Wednesday, December 12, 2012

OK, One Last Twitch - Townsend's Solitaire at Seneca Lake.

So I was beginning to think that maybe my year list was done.  My fourth attempt to get on a Winter offshore fishing boat was cancelled due to lack of bookings and there still haven't been any chaseable Hoary Redpolls as of yet.  So perhaps 357 species was as far as I was going to go, although I'd often tell people that perhaps a Townsend's Solitaire would be turned up on a Christmas Count somewhere.

Turns out I had the species right, but my timing was way off.  On Sunday Benjamin Van Doren texted me to say that Tim Lenz had found a Townsend's Solitaire at Sampson State Park on Lake Seneca.  It was too late to run for it then, and initial reports that the bird was with (typically nomadic) waxwings didn't bode well for it sticking.  Nevertheless, the bird was seen by several birders on Sunday afternoon so, despite the long drive, I knew I'd probably try for it if it stuck.

Townsend's Solitaire (photo by Jay McGowan - used with permission)
Monday and Tuesday were "City Days" for me and I couldn't get away at all, but I was encouraged to hear that the bird was still present, albeit not always easy to see.  The bird was also observed chasing Cedar Waxwings around, a much better sign, suggesting it had established a Winter feeding territory.  So when I heard that it had been seen on Tuesday afternoon I set the alarm for 4am and got an early start on Wednesday.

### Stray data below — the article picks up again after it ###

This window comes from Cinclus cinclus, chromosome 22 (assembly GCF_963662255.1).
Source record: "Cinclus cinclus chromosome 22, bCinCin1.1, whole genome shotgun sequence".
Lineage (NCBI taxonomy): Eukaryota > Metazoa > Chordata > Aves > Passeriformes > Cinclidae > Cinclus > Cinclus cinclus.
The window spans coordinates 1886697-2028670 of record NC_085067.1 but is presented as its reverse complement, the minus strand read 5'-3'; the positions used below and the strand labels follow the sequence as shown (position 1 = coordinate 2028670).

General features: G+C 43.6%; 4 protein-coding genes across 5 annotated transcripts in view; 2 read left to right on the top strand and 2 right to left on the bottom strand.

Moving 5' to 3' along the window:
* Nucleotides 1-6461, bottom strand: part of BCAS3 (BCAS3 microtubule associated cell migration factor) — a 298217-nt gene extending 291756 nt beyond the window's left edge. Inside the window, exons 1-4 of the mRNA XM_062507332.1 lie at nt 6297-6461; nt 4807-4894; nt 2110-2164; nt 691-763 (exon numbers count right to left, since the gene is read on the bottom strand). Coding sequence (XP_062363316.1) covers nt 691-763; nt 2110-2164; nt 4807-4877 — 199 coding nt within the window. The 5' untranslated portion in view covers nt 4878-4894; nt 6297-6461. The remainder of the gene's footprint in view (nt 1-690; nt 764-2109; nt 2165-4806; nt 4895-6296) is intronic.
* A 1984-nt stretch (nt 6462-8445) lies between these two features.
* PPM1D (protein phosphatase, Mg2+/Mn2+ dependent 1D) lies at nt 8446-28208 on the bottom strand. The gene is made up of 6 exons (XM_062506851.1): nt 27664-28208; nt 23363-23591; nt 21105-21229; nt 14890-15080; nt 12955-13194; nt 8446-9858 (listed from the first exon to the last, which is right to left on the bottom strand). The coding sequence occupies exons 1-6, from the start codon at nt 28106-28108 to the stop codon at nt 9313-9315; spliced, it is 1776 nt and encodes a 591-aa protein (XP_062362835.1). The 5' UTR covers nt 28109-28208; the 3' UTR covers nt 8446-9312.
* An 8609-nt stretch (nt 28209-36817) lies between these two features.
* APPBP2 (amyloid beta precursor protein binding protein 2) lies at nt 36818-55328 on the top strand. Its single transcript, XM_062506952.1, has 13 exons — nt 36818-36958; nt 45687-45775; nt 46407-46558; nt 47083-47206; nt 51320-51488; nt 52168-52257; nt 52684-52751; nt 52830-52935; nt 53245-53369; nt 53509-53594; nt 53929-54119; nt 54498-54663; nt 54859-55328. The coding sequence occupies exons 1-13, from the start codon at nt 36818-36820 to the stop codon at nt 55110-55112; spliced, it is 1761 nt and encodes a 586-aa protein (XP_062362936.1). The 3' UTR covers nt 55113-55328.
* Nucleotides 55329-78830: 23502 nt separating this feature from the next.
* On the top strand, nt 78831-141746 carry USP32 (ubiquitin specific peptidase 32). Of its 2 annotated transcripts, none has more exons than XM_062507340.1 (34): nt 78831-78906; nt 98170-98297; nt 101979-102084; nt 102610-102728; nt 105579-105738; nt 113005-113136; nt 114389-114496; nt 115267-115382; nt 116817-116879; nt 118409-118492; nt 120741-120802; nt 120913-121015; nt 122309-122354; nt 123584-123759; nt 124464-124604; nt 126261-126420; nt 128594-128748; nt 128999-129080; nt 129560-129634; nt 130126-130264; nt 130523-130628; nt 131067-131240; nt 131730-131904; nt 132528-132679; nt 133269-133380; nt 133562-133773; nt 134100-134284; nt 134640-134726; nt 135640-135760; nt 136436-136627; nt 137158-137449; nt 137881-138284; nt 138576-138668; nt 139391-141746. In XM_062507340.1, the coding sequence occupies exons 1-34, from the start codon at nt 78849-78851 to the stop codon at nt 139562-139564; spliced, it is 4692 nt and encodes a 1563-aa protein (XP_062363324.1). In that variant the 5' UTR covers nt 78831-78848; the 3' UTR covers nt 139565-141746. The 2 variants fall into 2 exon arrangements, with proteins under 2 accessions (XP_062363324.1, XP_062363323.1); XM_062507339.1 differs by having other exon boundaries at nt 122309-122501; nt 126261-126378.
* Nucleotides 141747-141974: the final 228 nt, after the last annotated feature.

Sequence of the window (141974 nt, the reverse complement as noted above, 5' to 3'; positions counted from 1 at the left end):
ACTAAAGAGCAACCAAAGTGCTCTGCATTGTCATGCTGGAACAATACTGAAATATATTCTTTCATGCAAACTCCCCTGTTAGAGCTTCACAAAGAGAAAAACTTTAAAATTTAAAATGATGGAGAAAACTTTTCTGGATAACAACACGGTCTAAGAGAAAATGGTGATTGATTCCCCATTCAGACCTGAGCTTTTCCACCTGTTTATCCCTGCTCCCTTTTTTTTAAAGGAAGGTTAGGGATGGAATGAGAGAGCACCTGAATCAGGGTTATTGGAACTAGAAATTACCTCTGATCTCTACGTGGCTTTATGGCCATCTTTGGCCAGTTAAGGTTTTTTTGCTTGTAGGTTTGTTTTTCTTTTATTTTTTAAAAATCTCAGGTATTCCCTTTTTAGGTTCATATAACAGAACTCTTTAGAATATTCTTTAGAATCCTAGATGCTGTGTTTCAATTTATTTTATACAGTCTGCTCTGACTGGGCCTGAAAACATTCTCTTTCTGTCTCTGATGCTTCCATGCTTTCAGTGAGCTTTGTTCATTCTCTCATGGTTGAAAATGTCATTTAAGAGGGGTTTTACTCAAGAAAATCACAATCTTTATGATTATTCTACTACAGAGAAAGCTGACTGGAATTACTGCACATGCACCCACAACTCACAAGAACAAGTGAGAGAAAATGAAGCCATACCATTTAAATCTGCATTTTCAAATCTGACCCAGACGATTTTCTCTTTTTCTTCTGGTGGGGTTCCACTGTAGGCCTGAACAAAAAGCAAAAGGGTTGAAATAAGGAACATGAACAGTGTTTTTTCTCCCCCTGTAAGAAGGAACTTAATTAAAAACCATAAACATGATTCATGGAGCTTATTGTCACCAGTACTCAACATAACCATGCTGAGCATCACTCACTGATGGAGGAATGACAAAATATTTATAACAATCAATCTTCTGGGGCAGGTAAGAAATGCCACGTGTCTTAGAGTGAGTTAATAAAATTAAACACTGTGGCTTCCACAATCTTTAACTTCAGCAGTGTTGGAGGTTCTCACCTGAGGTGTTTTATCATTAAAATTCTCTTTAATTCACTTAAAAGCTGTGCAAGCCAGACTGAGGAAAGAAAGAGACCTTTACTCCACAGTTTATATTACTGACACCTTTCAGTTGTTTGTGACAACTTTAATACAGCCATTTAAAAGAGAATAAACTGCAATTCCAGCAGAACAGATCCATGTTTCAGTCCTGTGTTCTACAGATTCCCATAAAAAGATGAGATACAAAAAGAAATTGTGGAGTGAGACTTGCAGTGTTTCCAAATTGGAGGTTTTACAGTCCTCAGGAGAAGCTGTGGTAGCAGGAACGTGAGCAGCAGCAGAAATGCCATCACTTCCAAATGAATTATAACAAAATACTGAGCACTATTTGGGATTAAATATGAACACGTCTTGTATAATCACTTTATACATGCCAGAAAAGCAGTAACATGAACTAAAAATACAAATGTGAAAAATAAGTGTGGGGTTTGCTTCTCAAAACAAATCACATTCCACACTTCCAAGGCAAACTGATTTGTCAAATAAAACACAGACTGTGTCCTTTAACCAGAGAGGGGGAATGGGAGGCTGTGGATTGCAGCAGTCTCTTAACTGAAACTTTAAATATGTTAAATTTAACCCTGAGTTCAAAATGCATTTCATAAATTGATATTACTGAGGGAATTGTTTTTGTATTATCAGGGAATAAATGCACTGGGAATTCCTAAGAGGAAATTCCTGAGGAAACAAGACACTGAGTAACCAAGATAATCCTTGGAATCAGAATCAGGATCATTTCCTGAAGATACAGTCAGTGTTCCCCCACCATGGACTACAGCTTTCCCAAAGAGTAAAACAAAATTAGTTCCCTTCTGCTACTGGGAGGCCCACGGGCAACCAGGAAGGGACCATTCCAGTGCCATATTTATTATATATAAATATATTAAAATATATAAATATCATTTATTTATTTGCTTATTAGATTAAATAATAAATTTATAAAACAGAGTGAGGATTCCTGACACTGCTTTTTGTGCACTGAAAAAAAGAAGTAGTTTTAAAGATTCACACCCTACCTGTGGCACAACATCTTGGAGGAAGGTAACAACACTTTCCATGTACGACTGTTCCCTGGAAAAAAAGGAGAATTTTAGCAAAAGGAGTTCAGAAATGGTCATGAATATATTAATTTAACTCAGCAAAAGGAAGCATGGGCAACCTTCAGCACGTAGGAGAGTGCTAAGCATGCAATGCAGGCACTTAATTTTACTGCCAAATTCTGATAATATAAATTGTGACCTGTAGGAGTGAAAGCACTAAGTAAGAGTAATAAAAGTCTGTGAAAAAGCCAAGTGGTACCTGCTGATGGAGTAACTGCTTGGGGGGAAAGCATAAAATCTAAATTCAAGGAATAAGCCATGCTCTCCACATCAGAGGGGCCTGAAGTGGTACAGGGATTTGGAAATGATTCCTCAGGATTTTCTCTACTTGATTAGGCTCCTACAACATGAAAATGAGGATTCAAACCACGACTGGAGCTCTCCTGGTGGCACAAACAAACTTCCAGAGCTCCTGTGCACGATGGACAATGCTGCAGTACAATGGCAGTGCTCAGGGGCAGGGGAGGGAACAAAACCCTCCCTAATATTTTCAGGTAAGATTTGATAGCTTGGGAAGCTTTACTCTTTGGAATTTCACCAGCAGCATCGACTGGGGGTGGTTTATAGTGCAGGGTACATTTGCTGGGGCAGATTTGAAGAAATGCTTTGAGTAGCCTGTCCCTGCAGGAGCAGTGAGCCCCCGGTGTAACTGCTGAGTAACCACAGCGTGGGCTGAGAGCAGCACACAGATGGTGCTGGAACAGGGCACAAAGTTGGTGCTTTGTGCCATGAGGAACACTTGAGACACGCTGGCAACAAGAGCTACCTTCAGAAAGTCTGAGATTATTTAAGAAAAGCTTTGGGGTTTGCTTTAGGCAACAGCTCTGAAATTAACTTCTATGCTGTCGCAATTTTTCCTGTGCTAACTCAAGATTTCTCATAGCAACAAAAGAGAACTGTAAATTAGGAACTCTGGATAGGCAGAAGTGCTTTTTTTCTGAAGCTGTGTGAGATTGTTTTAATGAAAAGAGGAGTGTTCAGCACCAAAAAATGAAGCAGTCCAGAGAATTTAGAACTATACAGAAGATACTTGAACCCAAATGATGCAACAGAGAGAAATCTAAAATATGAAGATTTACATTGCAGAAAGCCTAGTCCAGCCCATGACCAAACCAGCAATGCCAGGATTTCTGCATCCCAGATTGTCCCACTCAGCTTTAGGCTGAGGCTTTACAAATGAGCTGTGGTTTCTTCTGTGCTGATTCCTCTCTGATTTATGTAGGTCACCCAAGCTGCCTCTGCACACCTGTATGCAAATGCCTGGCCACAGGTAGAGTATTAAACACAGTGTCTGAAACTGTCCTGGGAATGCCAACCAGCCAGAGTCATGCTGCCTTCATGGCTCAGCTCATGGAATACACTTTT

At 9:35am I pulled into the site and found five other birders, including Joe Giunta and Janet Akin, who reported that the bird had apparently been seen at 7am and 8:55am.  In both cases it had stayed true to its pattern and followed a long period of feeding invisibly in the dense juniper scrub with a brief appearance on top of a leafless deciduous tree.  And so with nothing to do but wait, I started a circuit, wandering the trails and roads nearest to the favorite area and scanning trees for distant birds on the sky-line.

By 10:45am the birding group had changed with some leaving (Joe planned a quick visit to Montezuma NWR for Tundra Swans and Sandhill Cranes and had just left, planning to return) while we also had some new arrivals.  Then as I walked the road for the fifth or sixth time, I saw a promising bird sitting high in a tree some distance away and as soon as I got my bins on it yelled out that I had the bird.

Townsend's Solitaire (honestly)
The nearest birders ran over and at least three of them got a view of the bird before it took off and flew South, vanishing in the dense vegetation.  I also got a few shots - perhaps the worst Townsend's Solitaire shots published so far, but at least there was no doubt about the ID.  TOWNSEND'S SOLITAIRE (NYS 2012 #358) and a State Bird for me.

Given the the bird typically only showed once every two hours I decided against waiting for a repeat performance and headed on back to the City for dinner.  On the way I did get a call from Joe Giunta to say that the bird had showed again a couple of hours later and that all the birders present had great views (and better photos I'd imagine).

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